The PDE headless build ignores the Scala compiler and just compiles all java classes. However it copies all .scala files in your JAR. If you want to or not. You have to redeploy your plugins with the deploy plugin wizard and select use compiled classes from workspace. Now you got class plus scala files in your jar. Not good but better.

2. One plugin isn’t compiled completly

One plain Java plugin didn’t have any class classfiles in its deployed jar. I had to copy it manually in the jar, where I found a bug in Ubuntus Archive Manager: If you copy a directory recursive via drag and drop into the jar file only the leaf files are copied. So I have a package x and a subpackage x.y. But only classes in x.y where copied.

3. Eclipse-BundleShape: dir – only works deploying meta-repository

If you don’t enable the “generate meta repository” option this MANIFEST option will be ignored.

4. Placeholder in eclipse.ini aren’t translated in deployed products

The VM argument


isn’t parsed at runtime in a deployed product. Derby tries to create a database relative to the execution folder his folders. Change eclipse.ini.

5. Problems not mentioned or not tested yet

Final notes

I know there’s maven. I know there are build servers. I know there’s Tycho and I know there’s m2scala. Someday I will migrate this project. What annoys me the most is, that everything fails so silently. I’m a very young programmer and I’m trying to do my best to get better. What are your experiences with Eclipse PDE headless build?

Akka and OSGi development in Eclipse

This short tutorial is about how to run akka in an OSGi environment. I faced
a lot of problems deploying in this in plain eclipse without maven, bnd or sbt.

This example is done with the java-API, however it is also possible with Scala.


  • Eclipse Helios 3.6.2 with Scala-Plugin
  • akka-1.1-modules distribution


First we have to do some minor changes in some Manifest files in the akka project.

  1. Extract, e.g ~/akka
  2. go to akka/lib_managed/compile
  3. open akka-actor-1.1.jar -> META-INF/MANIFEST.MF
  4. delete following line: private-package: *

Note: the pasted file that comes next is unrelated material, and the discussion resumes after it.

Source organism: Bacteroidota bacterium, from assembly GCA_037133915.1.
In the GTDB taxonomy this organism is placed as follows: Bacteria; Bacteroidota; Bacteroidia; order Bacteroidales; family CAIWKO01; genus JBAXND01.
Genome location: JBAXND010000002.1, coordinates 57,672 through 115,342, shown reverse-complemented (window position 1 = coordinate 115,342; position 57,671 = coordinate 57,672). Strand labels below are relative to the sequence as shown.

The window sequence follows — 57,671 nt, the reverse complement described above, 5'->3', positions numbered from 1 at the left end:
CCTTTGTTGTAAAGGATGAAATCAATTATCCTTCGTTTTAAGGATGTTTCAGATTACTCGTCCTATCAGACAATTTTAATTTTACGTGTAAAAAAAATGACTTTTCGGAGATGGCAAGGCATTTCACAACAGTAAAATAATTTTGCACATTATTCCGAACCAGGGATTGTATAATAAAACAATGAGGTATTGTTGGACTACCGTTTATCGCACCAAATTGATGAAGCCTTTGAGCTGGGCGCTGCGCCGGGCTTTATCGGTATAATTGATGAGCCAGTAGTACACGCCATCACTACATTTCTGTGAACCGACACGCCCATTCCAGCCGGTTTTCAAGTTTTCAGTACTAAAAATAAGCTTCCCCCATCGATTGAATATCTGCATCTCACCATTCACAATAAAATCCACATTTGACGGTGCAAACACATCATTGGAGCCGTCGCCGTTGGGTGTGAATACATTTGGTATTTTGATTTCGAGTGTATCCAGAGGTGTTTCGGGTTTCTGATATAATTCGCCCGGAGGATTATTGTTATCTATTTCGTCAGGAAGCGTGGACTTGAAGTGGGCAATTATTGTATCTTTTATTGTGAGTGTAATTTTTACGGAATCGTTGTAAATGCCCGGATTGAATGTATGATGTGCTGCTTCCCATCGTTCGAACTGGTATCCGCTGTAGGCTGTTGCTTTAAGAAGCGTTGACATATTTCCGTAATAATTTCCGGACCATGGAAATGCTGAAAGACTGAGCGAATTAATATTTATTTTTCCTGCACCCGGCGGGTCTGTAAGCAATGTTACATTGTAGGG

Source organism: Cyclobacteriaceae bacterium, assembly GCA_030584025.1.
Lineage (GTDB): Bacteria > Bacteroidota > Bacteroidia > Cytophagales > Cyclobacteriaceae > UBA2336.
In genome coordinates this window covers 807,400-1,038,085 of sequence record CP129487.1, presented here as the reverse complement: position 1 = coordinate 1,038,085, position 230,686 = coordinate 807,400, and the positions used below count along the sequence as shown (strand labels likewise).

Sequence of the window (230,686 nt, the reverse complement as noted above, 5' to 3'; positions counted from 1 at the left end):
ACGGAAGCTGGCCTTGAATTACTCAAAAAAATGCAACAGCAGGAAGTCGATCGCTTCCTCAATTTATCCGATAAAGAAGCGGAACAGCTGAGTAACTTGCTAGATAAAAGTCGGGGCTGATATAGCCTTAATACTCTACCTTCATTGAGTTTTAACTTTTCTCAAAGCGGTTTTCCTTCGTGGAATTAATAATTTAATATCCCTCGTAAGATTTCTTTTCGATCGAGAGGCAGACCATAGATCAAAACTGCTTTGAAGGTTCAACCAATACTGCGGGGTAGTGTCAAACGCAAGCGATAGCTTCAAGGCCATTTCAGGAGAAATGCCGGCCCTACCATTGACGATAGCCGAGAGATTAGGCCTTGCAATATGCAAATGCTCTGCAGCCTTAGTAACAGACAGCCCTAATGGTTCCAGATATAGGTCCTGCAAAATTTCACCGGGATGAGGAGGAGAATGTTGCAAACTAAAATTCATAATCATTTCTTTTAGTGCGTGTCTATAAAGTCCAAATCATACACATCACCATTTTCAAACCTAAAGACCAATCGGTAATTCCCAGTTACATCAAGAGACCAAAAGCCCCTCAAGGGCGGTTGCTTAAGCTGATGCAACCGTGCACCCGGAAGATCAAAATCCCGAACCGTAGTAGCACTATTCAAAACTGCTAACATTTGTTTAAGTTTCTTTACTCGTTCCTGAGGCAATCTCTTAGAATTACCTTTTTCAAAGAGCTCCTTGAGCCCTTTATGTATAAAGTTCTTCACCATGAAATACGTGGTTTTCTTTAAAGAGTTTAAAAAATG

5. Do the same with akka-typed-actor-1.1.jar

Second you have to setup a target-platform which is used to run the OSGi environment.

  1. Go to windows->Preferences->Plugin development->Target Platform
  2. Add target platform, use default
  3. Extract your, e.g ~/akka
You need the follow plugins:
  1. guice-all-2.0.jar
  2. logback-classic-0.9.24.jar
  3. logback-core-0.9.24.jar
  4. slf4j-api-1.6.0.jar
  5. Aspectwerkz by Jonas Bonér

The bundle

Create a new plugin project. No contributions to the UI and an activator class.

Copy the following libs into your bundle and add them to your classpath in MANIFEST.MF

  • akka-actor-1.1.jar
  • akka-typed-actor-1.1.jar
  • akka-slf4j-1.1.jar

Create a class MyActor

public class MyActor extends UntypedActor {
	public void onReceive(Object msg) throws Exception {
		System.out.println("Message: " + msg);

Add these lines to your Activator class.


	public void start(BundleContext bundleContext) throws Exception {
		Activator.context = bundleContext;
		ActorRef actor = Actors.actorOf(MyActor.class).start();
		actor.sendOneWay("Hello You");

At last you have to edit the MANIFEST.MF.  It should look something like this. (I know
I may have to the smallest set of import scala packages).

Manifest-Version: 1.0
Bundle-ManifestVersion: 2
Bundle-Name: Core
Bundle-SymbolicName: de.lmu.ifi.dbs.knowing.core;singleton:=true
Bundle-Version: 1.0.0.qualifier
Bundle-Activator: de.lmu.ifi.dbs.knowing.core.internal.Activator
Require-Bundle: org.eclipse.core.runtime,;bundle-version="1.0.0",
Bundle-ActivationPolicy: lazy
Bundle-RequiredExecutionEnvironment: JavaSE-1.6
Bundle-ClassPath: .
Import-Package: scala;version="",

Now let’s run this!

Launch configuration

  1. Open Run->Launch configurtions.
  2. Create a new OSGi Launch configuration
  3. Add the following bundles
    1. org.scala-ide.scala.library (2.8.1) (the akka scala library didn’t work for me)